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Comment #11 posted by FoM on June 27, 2005 at 12:20:29 PT
UK: William Ransom Seeks Cannabis Boost
By James Rossiter, Evening StandardJune 27, 2005***Natural healthcare company William Ransom is working on producing a cannabis-extract for migraine and rheumatoid arthritis. The AIM-listed firm is better known for over-the-counter products, ranging from aloe vera-based toothpastes and Radian B muscle rub to Manuca honey, but a move into producing marijuana resins would not be a first for the firm. Hitchin-based Ransom used to produce extracts of the infamous weed more than 30 years ago, its chief executive Tim Dye told the Evening Standard, until changes to the law prohibited its prescription as a medicine in 1973. Now a €1.3m (£862,000) grant from the EU to a consortium spearheaded by Ransom has triggered a two-year project to examine if there is a viable market for use in medical therapies. Earlier this month, GW Pharmaceuticals lost an appeal with UK regulators to allow it to market its cannabis-derived painkiller Sativex for multiple sclerosis sufferers. Dye said he is working closely with the University of London School of Pharmacy on his project. A further five Continental academic institutions and two small research firms are involved. He is also taking advice from former chairman Michael Ransom, a by the appointment as a director-of former Olympic swimming champion David Wilkie. Ransom bought his food supplements business a year ago. Copyright: 2005 Associated New Media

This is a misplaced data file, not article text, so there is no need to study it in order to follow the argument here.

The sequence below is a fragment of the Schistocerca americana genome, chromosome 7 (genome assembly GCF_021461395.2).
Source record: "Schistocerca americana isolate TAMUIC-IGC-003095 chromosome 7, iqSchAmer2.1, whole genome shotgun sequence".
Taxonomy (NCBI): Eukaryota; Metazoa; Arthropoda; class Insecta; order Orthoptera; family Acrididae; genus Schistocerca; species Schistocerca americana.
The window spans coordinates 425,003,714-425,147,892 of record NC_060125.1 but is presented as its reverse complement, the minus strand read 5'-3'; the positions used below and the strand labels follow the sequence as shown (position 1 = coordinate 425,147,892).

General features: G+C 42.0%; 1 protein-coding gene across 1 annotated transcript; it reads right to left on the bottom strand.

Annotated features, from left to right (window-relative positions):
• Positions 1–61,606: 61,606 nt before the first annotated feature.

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Comment #10 posted by FoM on June 27, 2005 at 10:35:27 PT
You asked about hawking articles and that's a question that I can answer. All the regular posters on CNews will post a link to an article and then I name them newshawk in the article if I post it on the front page. Since I am the only person who posts news on CNews it has been a nice way of including all the people here if they find a story. I don't post but a couple articles a day anymore and let the threads develop and that seems to benefit many people that way. I hope this makes sense. It's good to see you too!
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Comment #9 posted by ElPatricio on June 27, 2005 at 10:15:28 PT:
DEA Columnist
Dear Reformists,Here's a column in a California daily by a DEA agent stationed in Sacramento that denounces medical marijuana, invoking the usual drug-warrior talking points.I'm including contact information for the Auburn Journal.P.S. What's the preferred method of hawking articles to Cannabis News?Regards,
El PatricioAuburn Journal Send a Letter to the EditorFax: 530-887-1231 Email: ajournal Mail: 1030 High St., PO Box 5910, Auburn, CA 95604 Walk-In: 1030 High St., Auburn, CA 95603ColumnistsThe Auburn JournalLooking past the pot smokescreenBy: Gordon D. Taylor, Guest columnist